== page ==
Everybody needs to run away from home at least once. Susan Corbett told people she was out to save the world, but really she was running — running from her home as much as to anywhere. Like many women, she was searching for meaning to her life or for a good man to share it with. In Africa, she hoped to find both.
Compelling and compassionate, In the Belly of the Elephant is Susan’s transformative story of what happens when you decide to try to achieve world peace while searching for a good man. More than a fish-out-of-water story, it’s a surprising and heart-rending account of her time in Africa trying to change the world as she battles heat, sandstorms, drought, riots, intestinal bugs, burnout, love affairs and more than one meeting with death. Against a backdrop of vivid beauty and culture, in a narrative interwoven with a rich tapestry of African myths and fables, Susan learns the true simplicity of life, and discovers people full of kindness, wisdom and resilience, and shares with us lessons we, too, can learn from her experiences.
The first time I met Death was in a tiny bush-town called Foequellie. It was said that the bush devil who sometimes came to town, dancing to a chorus of drummers, was Death. But he was just a local man dressed in rags and a wooden mask.
On a blue morning of sailing clouds, I crossed the clearing that separated my house from the two-room clinic—the only health facility within a 20-mile radius of thick bush and rain forest. A breeze carried the voices of chatting mothers and crying babies. It was Under Five’s Day, the weekly clinic for babies and children up to five years old. Well into my second year as a Peace Corps volunteer, I worked there, giving nutrition demonstrations and vaccinating children.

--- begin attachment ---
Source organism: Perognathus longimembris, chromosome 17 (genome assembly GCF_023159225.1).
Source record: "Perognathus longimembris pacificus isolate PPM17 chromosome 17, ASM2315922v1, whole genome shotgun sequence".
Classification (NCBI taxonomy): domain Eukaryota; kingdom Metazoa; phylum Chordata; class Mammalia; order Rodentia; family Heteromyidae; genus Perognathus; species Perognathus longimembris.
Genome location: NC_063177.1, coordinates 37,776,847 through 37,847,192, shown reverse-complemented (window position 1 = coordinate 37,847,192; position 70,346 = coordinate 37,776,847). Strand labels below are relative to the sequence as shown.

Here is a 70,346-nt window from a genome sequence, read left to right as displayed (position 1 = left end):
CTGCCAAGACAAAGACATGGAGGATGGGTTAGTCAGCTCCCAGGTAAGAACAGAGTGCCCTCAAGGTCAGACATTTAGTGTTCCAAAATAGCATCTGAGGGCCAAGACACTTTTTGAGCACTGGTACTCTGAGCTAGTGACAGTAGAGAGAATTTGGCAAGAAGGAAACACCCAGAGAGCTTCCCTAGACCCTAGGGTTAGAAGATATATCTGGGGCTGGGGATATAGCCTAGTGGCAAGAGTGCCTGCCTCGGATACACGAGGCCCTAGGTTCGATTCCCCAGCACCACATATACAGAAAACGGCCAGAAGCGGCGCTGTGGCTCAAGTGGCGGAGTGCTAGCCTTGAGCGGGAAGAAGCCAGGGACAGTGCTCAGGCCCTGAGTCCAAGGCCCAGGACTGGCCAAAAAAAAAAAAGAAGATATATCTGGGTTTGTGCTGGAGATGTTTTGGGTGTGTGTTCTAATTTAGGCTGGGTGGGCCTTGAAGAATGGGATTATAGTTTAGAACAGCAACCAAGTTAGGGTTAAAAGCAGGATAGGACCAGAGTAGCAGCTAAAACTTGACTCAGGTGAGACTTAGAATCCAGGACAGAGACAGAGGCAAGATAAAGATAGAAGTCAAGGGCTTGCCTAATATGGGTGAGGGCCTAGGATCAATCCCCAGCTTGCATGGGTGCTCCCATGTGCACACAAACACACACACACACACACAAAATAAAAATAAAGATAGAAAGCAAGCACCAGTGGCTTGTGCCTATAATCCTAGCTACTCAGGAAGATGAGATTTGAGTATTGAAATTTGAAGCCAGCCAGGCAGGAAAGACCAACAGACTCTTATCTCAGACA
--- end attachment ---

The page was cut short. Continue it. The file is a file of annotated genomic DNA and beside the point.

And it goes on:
Awake from my morning cup of Nescafé and ready for the day, I passed through the dappled shade of a cottonwood tree. This was the town’s Ancestor Tree where the ghosts of great-great-grandfathers, great-aunts, uncles, and cousins hid in the hollows of the trunk with the snakes and spiders, and high up in the branches among the leaves and the ricebirds. The Ancestor Tree loomed next to a red dirt road that twisted its way around the clinic, past my house at the end of town, and on through hillside plots of rice, potato greens, and cassava.
Women with babies tied to their backs in cloth slings gathered at the clinic door. They entered and stacked their yellow “Road to Health” cards in a pile that reserved their place, and then sat on benches to wait their turn and catch up on local gossip.
James, the clinic janitor and local translator, joined me in the waiting room, a 20-by-10-foot space with a dirt floor and mud-plastered walls that smelled of baby pee and sweat.
We said our good mornings; then James explained the causes and treatment of diarrhea. I stood in the center, squeezing oranges into a bowl. As I demonstrated the pinch of salt and teaspoon of sugar needed to make rehydration fluid, a woman came in with a round-faced little girl in tattered shorts and cornrow braids. The two of them sat at the end of the bench, and the little girl laid her head on her mother’s shoulder and closed her eyes.